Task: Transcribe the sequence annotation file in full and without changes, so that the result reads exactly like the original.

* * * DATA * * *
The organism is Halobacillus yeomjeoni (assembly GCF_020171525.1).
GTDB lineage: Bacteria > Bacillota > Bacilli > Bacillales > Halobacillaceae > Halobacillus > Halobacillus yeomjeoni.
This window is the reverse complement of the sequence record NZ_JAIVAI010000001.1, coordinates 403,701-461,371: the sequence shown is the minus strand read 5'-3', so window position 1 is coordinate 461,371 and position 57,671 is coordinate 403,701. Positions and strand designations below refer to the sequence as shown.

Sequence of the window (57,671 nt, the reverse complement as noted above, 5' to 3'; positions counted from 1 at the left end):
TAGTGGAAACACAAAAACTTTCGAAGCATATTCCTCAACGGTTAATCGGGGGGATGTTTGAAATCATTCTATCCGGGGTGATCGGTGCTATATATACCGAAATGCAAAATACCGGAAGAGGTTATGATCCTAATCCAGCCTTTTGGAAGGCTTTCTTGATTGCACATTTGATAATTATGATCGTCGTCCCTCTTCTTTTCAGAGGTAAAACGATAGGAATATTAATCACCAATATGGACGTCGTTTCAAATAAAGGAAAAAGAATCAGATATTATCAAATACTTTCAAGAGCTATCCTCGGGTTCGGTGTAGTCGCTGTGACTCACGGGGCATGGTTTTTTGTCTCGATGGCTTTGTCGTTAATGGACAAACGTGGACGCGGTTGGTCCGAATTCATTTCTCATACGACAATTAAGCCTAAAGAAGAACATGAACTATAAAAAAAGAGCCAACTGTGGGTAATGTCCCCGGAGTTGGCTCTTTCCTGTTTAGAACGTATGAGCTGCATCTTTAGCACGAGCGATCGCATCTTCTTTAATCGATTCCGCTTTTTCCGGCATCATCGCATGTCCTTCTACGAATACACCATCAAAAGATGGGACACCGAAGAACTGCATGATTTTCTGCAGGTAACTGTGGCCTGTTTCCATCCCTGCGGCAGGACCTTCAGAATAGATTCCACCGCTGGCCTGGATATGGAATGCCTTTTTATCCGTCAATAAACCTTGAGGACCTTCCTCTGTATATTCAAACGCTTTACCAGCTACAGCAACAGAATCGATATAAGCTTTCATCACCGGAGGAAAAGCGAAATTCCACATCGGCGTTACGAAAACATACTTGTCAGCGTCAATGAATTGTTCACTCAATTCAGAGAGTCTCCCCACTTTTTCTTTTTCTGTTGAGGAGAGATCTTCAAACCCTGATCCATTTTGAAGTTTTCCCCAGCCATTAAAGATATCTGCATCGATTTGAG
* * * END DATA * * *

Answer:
The organism is Halobacillus yeomjeoni (assembly GCF_020171525.1).
GTDB lineage: Bacteria > Bacillota > Bacilli > Bacillales > Halobacillaceae > Halobacillus > Halobacillus yeomjeoni.
This window is the reverse complement of the sequence record NZ_JAIVAI010000001.1, coordinates 403,701-461,371: the sequence shown is the minus strand read 5'-3', so window position 1 is coordinate 461,371 and position 57,671 is coordinate 403,701. Positions and strand designations below refer to the sequence as shown.

Sequence of the window (57,671 nt, the reverse complement as noted above, 5' to 3'; positions counted from 1 at the left end):
TAGTGGAAACACAAAAACTTTCGAAGCATATTCCTCAACGGTTAATCGGGGGGATGTTTGAAATCATTCTATCCGGGGTGATCGGTGCTATATATACCGAAATGCAAAATACCGGAAGAGGTTATGATCCTAATCCAGCCTTTTGGAAGGCTTTCTTGATTGCACATTTGATAATTATGATCGTCGTCCCTCTTCTTTTCAGAGGTAAAACGATAGGAATATTAATCACCAATATGGACGTCGTTTCAAATAAAGGAAAAAGAATCAGATATTATCAAATACTTTCAAGAGCTATCCTCGGGTTCGGTGTAGTCGCTGTGACTCACGGGGCATGGTTTTTTGTCTCGATGGCTTTGTCGTTAATGGACAAACGTGGACGCGGTTGGTCCGAATTCATTTCTCATACGACAATTAAGCCTAAAGAAGAACATGAACTATAAAAAAAGAGCCAACTGTGGGTAATGTCCCCGGAGTTGGCTCTTTCCTGTTTAGAACGTATGAGCTGCATCTTTAGCACGAGCGATCGCATCTTCTTTAATCGATTCCGCTTTTTCCGGCATCATCGCATGTCCTTCTACGAATACACCATCAAAAGATGGGACACCGAAGAACTGCATGATTTTCTGCAGGTAACTGTGGCCTGTTTCCATCCCTGCGGCAGGACCTTCAGAATAGATTCCACCGCTGGCCTGGATATGGAATGCCTTTTTATCCGTCAATAAACCTTGAGGACCTTCCTCTGTATATTCAAACGCTTTACCAGCTACAGCAACAGAATCGATATAAGCTTTCATCACCGGAGGAAAAGCGAAATTCCACATCGGCGTTACGAAAACATACTTGTCAGCGTCAATGAATTGTTCACTCAATTCAGAGAGTCTCCCCACTTTTTCTTTTTCTGTTGAGGAGAGATCTTCAAACCCTGATCCATTTTGAAGTTTTCCCCAGCCATTAAAGATATCTGCATCGATTTGAG